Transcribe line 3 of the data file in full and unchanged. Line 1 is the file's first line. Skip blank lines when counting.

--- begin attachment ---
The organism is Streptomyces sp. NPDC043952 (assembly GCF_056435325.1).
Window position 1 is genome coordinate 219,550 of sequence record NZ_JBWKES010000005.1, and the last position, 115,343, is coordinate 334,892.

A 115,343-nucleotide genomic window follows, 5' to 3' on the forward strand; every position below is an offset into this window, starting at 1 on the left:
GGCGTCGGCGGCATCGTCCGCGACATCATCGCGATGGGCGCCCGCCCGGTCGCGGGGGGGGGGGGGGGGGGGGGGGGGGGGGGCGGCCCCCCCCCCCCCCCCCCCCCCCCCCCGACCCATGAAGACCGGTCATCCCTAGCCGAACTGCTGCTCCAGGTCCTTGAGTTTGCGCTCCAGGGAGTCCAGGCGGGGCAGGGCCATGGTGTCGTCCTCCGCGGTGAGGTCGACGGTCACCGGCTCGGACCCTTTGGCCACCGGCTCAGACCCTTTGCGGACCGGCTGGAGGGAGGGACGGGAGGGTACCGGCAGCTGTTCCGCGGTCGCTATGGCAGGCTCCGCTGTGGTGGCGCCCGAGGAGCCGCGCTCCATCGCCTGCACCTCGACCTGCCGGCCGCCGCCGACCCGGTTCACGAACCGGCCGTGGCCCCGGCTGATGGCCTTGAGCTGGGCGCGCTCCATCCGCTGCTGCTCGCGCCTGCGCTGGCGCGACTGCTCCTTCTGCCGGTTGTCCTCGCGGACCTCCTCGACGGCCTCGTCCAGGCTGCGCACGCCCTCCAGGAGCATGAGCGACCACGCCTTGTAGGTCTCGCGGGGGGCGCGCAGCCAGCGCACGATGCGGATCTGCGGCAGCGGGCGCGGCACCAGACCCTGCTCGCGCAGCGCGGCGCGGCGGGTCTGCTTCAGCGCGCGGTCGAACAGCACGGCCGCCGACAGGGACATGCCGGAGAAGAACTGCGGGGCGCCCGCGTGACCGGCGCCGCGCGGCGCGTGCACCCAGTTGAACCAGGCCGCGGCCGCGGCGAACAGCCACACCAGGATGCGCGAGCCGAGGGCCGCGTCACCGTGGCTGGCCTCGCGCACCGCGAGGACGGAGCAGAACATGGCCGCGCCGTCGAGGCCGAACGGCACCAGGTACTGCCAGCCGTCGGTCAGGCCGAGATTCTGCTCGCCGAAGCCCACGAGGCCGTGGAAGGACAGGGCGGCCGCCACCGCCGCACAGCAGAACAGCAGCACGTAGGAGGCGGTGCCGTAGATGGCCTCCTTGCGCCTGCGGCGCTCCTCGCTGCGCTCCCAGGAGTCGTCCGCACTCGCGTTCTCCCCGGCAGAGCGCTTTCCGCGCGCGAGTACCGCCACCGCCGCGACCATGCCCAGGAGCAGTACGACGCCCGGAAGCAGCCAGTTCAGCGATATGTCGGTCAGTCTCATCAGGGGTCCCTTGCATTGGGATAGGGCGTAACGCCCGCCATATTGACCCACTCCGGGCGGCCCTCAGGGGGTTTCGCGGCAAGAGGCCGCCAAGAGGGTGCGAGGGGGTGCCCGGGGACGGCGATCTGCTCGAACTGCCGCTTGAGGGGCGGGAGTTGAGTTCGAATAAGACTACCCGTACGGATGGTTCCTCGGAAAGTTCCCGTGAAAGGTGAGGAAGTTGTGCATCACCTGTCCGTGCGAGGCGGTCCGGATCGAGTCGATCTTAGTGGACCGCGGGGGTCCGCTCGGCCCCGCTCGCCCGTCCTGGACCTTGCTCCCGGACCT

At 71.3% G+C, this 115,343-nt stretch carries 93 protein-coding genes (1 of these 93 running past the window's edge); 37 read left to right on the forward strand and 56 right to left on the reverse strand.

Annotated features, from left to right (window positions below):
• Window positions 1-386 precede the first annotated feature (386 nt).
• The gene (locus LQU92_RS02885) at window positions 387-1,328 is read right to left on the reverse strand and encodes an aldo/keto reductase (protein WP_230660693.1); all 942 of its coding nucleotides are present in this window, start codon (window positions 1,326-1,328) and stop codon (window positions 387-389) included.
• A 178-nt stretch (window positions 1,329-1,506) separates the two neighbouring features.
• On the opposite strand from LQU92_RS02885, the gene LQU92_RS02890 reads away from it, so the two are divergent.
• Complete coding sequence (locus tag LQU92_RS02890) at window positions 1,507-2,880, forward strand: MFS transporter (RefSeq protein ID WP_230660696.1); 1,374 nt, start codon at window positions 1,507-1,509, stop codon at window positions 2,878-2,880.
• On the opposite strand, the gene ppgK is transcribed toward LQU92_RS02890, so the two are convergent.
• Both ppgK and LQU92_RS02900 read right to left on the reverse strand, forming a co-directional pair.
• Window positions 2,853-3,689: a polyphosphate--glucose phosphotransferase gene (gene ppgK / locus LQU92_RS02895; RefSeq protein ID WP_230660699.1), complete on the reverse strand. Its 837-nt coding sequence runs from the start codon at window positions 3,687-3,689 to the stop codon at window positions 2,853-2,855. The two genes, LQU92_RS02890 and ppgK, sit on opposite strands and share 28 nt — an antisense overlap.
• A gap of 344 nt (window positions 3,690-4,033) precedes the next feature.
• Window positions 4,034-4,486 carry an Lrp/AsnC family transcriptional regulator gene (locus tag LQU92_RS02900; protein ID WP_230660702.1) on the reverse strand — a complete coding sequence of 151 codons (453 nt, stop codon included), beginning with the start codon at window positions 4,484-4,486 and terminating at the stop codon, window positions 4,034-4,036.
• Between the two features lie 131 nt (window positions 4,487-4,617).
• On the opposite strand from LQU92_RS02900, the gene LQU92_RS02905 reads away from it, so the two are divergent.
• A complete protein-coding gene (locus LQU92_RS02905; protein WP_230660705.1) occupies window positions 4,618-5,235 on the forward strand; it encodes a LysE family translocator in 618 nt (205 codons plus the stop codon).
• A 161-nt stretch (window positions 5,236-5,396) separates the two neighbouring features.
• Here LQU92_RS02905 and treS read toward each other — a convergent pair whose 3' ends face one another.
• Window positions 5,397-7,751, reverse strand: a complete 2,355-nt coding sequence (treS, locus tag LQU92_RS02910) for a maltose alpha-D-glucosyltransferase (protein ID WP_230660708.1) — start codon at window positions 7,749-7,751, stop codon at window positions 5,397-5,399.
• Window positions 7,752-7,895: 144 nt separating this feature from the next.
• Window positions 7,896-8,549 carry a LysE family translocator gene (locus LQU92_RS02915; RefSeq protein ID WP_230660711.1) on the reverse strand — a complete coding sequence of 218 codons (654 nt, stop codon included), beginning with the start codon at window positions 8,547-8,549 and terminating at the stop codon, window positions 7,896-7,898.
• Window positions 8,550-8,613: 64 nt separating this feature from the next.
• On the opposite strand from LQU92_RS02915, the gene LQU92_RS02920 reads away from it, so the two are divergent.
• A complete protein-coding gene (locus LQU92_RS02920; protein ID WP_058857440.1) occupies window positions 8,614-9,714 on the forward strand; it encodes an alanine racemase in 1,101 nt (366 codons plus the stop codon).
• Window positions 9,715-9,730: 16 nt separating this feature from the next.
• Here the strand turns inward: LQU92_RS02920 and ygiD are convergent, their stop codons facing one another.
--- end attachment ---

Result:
A 115,343-nucleotide genomic window follows, 5' to 3' on the forward strand; every position below is an offset into this window, starting at 1 on the left: